Metrication in Ireland

Metrication in Ireland
Warning sign about the metric system used in the Republic of Ireland
(border between county Louth and Northern Ireland, where the imperial system is used).

Ireland inherited the imperial System of measurement from Britain, and these units continued to be used after Irish independence. It is principally due to Irish membership in the European Union (EU) that metric units were introduced.[citation needed] Progress towards metrication is mixed. Legally, Ireland has been fully metric since 2005 (albeit with one exception - the pint), but there is also widespread (though decreasing) use of imperial units in everyday conversation.[citation needed]



During the First World War and after the Easter Uprising, Charles A Stanuell, former President of the Statistical and Social Inquiry Society of Ireland published a paper advocating the use of the metric system and a decimal currency in Ireland.[1] Metrication began in the State in the 1970s and by 2005 was almost completed; the only exception being that that the imperial pint (568 ml) is still used in bars. In fact, the term a glass of beer means a 330 ml metric measure of beer and is not a half-pint, which is 284 ml.

All other places must sell liquids measured in millilitres and litres. However most people know their height in feet and inches as well as in metres and centimetres, and their weight in stones and pounds as well as in kilograms.

Road Signs

Distance signs had displayed kilometres since the 1990s but road speed limits were in miles per hour until January 2005, when they were finally changed to kilometres per hour. Since 2005 all new cars sold in Ireland have had speedometers that displayed only kilometres per hour, odometers generally became metric as well.


In 1994, The Public Health Act change agricultural measuresment usage for physical measurements such height and weight of livestock from feet, inches and hundredweights to metres and kilograms. [2]


The metric system is the only system taught in schools. Beginning in 1970, textbooks were changed to metric. Goods in shops are labelled in metric units, but sometimes with imperial equivalents (normally products also sold in the U.K.).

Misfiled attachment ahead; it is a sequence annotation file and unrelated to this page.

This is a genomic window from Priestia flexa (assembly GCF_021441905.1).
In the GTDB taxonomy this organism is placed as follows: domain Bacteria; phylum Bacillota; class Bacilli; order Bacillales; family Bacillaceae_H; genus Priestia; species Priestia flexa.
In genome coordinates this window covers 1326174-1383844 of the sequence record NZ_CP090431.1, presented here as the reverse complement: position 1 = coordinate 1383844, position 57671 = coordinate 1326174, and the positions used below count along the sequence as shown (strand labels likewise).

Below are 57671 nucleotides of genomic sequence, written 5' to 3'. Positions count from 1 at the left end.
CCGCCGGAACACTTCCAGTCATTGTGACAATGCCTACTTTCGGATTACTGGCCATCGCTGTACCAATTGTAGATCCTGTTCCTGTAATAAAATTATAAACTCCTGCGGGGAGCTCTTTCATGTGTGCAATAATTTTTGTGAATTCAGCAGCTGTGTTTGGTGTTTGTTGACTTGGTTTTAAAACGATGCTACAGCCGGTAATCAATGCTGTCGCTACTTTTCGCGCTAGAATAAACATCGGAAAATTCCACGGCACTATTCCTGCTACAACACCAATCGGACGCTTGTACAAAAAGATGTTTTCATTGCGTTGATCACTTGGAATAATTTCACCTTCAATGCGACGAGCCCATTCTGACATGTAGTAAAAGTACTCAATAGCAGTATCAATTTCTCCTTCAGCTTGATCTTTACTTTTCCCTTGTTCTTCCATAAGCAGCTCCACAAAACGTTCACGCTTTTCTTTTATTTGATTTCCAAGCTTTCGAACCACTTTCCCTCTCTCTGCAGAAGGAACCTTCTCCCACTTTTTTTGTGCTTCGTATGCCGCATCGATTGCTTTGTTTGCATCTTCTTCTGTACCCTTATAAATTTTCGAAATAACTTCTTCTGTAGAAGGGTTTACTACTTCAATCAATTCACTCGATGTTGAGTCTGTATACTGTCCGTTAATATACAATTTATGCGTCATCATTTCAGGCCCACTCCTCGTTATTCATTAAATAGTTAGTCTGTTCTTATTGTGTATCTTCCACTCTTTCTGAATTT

Current exceptions

Retail items

Household items such as bathroom scales, wash soap, clothing, and measuring tapes are sometimes in dual units, especially those also sold in the United Kingdom.

Height restrictions

Despite metric height restriction signs being legal since 1981, some bridges in Ireland still have height warning signs in feet and inches only.

Pricing on retail

Traders in certain sectors have been slow to change to metric units for fear of their prices seeming to be higher than their competitors. For example, as of 2010, floor coverings such as carpets and tiles are commonly priced per square yard, despite it being mandatory to price in metric units. A square metre is about 20% bigger than a square yard, so a metric-pricing trader might seem at first glance to be more expensive than an imperial-pricing competitor.

Northern Ireland

Northern Ireland, which is part of the United Kingdom, continues to use imperial units for some purposes, such as speed limits, and distances shown on road signs, and certain retail items.

References in Oireachtas debates

See also

Notes and references

  1. ^ Stanuell, Charles A. (1915-1917). "Weights and measures after the war". Journal of the Statistical and Social Inquiry Society of Ireland (Dublin) XCVI (XIII): 460–473. 
  2. ^

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